Chinese conglomerate HNA Group is reportedly considering selling some of its global real estate holdings, a venture led by real estate investor Chet Balder is said to have landed a $23 million loan for a Chicago-area office building, and a GID venture has reportedly scored a $45.4 million loan from Nationwide Mutual Insurance for a Florida multifamily property.
An insurer told the Eleventh Circuit on Monday that a lower court was right to find it had no duty to defend tuna purveyor Anova Food Inc. in two false marketing suits brought by competitor King Tuna, urging the appeals court to uphold its summary judgment win.
Liberal advocacy groups challenging Florida Gov. Rick Scott’s plan to appoint the next three state Supreme Court justices on his last day in office fought back Tuesday against his bid to disqualify Justice Barbara Pariente from the case, calling it a “transparent bullying tactic” that could set a dangerous precedent.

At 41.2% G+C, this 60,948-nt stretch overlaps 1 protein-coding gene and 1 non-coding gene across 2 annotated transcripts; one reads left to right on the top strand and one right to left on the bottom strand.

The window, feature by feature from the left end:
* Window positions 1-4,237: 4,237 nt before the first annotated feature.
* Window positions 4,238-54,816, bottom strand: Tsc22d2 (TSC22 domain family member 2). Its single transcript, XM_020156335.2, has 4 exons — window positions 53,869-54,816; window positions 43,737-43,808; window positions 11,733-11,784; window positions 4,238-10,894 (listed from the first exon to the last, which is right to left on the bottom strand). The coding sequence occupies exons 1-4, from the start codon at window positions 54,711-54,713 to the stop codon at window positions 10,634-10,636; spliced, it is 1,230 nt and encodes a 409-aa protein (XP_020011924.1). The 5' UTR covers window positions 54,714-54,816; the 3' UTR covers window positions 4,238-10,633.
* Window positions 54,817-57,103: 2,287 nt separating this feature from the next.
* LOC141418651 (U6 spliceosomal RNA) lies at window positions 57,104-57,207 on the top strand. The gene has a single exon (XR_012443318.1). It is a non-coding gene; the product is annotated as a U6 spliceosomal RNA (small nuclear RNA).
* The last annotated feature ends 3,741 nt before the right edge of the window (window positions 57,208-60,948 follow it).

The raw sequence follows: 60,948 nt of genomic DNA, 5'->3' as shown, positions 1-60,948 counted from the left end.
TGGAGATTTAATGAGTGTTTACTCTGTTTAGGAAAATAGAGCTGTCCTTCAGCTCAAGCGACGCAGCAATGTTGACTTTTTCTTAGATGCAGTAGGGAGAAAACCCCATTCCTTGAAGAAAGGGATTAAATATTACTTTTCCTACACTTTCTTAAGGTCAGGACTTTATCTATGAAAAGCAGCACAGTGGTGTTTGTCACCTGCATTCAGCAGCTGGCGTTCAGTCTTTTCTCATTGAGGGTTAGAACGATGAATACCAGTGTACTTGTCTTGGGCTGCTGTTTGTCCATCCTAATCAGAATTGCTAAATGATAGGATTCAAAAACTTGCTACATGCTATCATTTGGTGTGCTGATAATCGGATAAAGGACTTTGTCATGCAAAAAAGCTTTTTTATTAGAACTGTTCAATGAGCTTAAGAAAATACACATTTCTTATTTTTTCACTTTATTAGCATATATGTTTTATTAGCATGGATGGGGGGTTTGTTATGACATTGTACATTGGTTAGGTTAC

A former executive of Gibraltar Private Bank & Trust has settled his suit against the company for allegedly firing him after he lodged complaints over another executive's alleged sexual harassment and noncompliance with banking laws.
There is conflicting authority in how courts decide whether a state communication service tax discriminates against interstate commerce, but a tax levied by Florida has protectionist purposes designed to favor cable, Dish Network LLC told the U.S. Supreme Court Monday.
The head of the Florida Department of Environmental Protection on Monday rejected an administrative law judge's recommendation to allow oil and gas exploration in the Everglades, declaring that the balance of factors tips against allowing oil and gas activity in the environmentally sensitive area.
A Florida man pled guilty on Monday in Massachusetts federal court to arranging a 2012 pump-and-dump scheme to manipulate the value of a waste and recycling company.
Law firm Conroy Simberg, which specializes in insurance defense, is expanding from its Florida roots with the opening of an office in Thomasville, Georgia, the firm announced Monday.
Philip Morris and R.J. Reynolds asked the Florida Supreme Court Monday to throw out an $18 million damages award for a deceased smoker’s family because a juror failed to disclose his views that tobacco companies are “leeches” and compared them to Satan in a post-trial Facebook post.